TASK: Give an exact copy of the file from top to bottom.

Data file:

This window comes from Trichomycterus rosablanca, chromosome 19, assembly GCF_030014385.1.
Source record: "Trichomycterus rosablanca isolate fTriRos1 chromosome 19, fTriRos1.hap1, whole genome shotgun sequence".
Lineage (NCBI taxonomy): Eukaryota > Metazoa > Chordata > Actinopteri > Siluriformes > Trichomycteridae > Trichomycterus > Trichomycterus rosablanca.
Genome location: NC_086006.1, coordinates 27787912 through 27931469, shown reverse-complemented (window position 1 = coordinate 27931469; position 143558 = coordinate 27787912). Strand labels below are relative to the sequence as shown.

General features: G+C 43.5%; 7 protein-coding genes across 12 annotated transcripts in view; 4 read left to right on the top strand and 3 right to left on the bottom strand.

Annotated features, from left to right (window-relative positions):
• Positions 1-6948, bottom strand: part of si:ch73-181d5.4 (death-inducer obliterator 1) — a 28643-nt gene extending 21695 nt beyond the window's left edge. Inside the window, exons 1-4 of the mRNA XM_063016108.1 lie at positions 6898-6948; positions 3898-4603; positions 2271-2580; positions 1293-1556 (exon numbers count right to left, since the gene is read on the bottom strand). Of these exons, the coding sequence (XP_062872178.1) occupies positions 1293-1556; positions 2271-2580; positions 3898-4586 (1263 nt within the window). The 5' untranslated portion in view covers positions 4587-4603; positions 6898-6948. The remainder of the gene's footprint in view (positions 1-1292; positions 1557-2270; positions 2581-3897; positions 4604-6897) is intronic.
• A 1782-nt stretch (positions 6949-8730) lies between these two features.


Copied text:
This window comes from Trichomycterus rosablanca, chromosome 19, assembly GCF_030014385.1.
Source record: "Trichomycterus rosablanca isolate fTriRos1 chromosome 19, fTriRos1.hap1, whole genome shotgun sequence".
Lineage (NCBI taxonomy): Eukaryota > Metazoa > Chordata > Actinopteri > Siluriformes > Trichomycteridae > Trichomycterus > Trichomycterus rosablanca.
Genome location: NC_086006.1, coordinates 27787912 through 27931469, shown reverse-complemented (window position 1 = coordinate 27931469; position 143558 = coordinate 27787912). Strand labels below are relative to the sequence as shown.

General features: G+C 43.5%; 7 protein-coding genes across 12 annotated transcripts in view; 4 read left to right on the top strand and 3 right to left on the bottom strand.

Annotated features, from left to right (window-relative positions):
• Positions 1-6948, bottom strand: part of si:ch73-181d5.4 (death-inducer obliterator 1) — a 28643-nt gene extending 21695 nt beyond the window's left edge. Inside the window, exons 1-4 of the mRNA XM_063016108.1 lie at positions 6898-6948; positions 3898-4603; positions 2271-2580; positions 1293-1556 (exon numbers count right to left, since the gene is read on the bottom strand). Of these exons, the coding sequence (XP_062872178.1) occupies positions 1293-1556; positions 2271-2580; positions 3898-4586 (1263 nt within the window). The 5' untranslated portion in view covers positions 4587-4603; positions 6898-6948. The remainder of the gene's footprint in view (positions 1-1292; positions 1557-2270; positions 2581-3897; positions 4604-6897) is intronic.
• A 1782-nt stretch (positions 6949-8730) lies between these two features.